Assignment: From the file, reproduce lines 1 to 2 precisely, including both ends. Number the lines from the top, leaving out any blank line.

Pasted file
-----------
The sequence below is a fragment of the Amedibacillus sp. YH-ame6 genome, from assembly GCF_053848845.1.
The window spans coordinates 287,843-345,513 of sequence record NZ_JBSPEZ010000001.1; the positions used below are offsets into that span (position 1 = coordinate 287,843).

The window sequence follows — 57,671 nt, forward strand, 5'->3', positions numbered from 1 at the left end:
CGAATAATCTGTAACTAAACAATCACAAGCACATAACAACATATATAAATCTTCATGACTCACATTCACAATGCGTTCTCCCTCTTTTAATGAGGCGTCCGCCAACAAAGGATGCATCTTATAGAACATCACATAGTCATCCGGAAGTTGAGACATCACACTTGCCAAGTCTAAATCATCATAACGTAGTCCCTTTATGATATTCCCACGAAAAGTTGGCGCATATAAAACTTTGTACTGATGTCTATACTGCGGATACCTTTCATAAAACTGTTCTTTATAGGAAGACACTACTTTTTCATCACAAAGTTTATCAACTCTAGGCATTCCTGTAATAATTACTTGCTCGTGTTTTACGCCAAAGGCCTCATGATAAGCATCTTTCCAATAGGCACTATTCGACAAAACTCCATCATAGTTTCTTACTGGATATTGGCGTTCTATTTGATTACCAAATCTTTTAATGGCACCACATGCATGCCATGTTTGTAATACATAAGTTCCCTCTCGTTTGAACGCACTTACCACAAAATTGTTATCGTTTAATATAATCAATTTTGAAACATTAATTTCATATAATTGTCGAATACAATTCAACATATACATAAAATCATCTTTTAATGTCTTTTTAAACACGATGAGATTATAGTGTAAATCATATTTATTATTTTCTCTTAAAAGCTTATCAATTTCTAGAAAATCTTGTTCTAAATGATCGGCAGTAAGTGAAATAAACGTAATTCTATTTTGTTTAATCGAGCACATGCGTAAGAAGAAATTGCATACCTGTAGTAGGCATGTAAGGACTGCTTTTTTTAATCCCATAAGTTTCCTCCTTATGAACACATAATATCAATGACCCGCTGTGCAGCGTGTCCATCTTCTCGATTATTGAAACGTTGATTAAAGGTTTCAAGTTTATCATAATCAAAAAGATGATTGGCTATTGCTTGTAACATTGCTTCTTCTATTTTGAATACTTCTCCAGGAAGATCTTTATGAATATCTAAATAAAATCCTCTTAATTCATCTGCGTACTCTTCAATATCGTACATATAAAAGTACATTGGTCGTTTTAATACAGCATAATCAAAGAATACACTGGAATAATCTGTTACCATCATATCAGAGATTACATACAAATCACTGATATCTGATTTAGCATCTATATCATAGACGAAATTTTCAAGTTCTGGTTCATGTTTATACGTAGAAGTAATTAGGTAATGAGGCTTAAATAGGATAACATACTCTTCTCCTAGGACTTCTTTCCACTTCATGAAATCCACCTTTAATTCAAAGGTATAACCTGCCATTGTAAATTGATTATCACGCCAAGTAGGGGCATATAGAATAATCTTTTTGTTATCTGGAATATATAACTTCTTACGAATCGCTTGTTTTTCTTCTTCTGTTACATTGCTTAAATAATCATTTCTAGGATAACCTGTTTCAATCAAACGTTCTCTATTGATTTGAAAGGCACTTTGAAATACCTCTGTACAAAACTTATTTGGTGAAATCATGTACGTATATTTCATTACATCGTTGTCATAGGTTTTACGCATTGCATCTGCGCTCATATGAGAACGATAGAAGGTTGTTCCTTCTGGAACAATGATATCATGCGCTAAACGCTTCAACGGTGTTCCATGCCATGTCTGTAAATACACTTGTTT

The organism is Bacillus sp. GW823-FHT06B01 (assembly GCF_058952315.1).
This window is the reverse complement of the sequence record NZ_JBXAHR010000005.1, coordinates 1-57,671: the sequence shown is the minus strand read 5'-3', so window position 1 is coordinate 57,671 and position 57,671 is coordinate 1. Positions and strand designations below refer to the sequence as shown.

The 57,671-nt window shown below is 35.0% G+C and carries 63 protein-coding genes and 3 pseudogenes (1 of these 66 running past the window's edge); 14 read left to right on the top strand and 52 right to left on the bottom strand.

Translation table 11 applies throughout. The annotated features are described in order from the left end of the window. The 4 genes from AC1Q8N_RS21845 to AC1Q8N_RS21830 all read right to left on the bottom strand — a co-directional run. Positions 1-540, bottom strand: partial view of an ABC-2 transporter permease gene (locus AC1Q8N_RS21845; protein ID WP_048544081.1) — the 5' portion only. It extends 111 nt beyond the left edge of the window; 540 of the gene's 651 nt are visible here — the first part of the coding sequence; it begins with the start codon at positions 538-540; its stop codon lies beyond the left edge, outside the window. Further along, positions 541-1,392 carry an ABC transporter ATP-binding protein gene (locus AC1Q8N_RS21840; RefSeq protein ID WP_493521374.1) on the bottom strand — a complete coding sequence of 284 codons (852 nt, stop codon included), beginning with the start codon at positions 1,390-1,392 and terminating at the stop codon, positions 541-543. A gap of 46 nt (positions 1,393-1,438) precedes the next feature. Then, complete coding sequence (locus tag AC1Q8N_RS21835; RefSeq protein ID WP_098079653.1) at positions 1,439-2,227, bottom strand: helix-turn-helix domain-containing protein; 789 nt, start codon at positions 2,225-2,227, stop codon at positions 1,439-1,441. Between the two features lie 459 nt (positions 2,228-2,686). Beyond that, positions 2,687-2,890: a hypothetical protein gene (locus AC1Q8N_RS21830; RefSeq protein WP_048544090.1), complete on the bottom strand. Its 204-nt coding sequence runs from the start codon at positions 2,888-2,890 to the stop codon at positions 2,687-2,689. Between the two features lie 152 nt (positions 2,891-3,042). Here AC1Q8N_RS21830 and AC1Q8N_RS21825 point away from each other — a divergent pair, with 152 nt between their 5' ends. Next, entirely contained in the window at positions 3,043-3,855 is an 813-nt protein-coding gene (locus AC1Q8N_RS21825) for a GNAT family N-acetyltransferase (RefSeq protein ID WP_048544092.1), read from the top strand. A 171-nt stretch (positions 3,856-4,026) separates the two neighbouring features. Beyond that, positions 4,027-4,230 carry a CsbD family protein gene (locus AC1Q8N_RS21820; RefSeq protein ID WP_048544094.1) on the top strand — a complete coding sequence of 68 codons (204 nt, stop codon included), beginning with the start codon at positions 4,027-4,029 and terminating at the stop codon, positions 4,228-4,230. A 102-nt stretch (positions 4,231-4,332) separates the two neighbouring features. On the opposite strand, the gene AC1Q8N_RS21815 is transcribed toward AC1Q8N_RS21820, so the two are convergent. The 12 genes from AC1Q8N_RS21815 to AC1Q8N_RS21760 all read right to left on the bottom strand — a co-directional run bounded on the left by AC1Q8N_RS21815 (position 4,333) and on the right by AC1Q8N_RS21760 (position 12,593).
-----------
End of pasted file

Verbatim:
The sequence below is a fragment of the Amedibacillus sp. YH-ame6 genome, from assembly GCF_053848845.1.
The window spans coordinates 287,843-345,513 of sequence record NZ_JBSPEZ010000001.1; the positions used below are offsets into that span (position 1 = coordinate 287,843).